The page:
NEW YORK NY - JANUARY 13: Dana White UFC President looks on during a press conference to announce commitment to bring UFC to Madison Square Garden and New York State at Madison Square Garden on January 13 2011 in New York City. (Photo by Michael Cohen/Getty Images)
If you're gay and you fight in the UFC, Dana White doesn't care.
In fact, the promotion president was kind of hoping you would come out of the closet. Just don't expect to be Antonio Rodrigo Nogueira's grappling partner if you do.
That's because "Minotauro" told UOL Esporte he won't train with gay fighters, because he doesn't want to get felt up by another man if they decide to take advantage of the situation.
Big Nog's sentiment came under fire from the Las Vegas chapter of the Culinary Union, who accused Zuffa of being an anti-gay organization.
White told reporters during yesterday's UFC 137 press conference (via USA Today) that not only is his fight promoton not anti-gay, but that he wants any gay fighters under his employ to make their presence known.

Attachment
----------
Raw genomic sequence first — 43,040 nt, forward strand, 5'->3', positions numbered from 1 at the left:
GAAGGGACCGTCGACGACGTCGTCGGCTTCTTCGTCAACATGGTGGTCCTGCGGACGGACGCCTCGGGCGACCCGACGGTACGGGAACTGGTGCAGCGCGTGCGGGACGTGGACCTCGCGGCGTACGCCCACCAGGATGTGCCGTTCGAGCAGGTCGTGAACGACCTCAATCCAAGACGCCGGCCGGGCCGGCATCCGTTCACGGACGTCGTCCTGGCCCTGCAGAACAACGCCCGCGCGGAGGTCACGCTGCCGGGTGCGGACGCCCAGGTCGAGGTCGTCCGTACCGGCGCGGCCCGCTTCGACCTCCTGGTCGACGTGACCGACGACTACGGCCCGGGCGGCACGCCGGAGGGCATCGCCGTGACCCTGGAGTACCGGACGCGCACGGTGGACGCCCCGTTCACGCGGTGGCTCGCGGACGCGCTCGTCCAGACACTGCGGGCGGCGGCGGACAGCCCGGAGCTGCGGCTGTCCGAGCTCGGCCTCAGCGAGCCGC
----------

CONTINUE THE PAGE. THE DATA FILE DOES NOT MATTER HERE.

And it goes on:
"The thing that Nogueira said down in Brazil, you know? And I'll tell you right now, if there was a gay fighter in UFC, I wish he would come out. I could care less if there's a gay fighter in the UFC. There probably is and there's probably more than one. I mean, it's 2012. Give me a break. But you're going to have guys like Nogueira who come from Brazil, who's got that macho, Latino -- doesn't want to roll with a gay guy. People are going to say stuff like this. But that's the best answer I can give you is, give me a (freaking) break and be honest. Come on. We're all human beings. We all make mistakes sometimes. It doesn't mean that the UFC is bad and we're unfit for children and all this other stuff. Tell you what: Out of the 375 guys, we've got a few lunatics; some guys that are nutty; and then we've got 300 and something that are incredible, awesome human beings who are inspirational to kids and adults and whoever else is a human being."
This is the UFC in 2012. And like White said, they have guys that are lunatics, nutty and awesome. And he's probably got some that are gay, too.
But is coming out of the closet really the best idea, considering the demographic mixed martial arts appeals to? And peer acceptance could be difficult, Nogueira's comments aside, because of the cliques that exist in training camps, the front office and beyond.
Anyone favor a don't ask, don't tell policy? Or is this one stone better left unturned?
Can of worms, you are officially opened.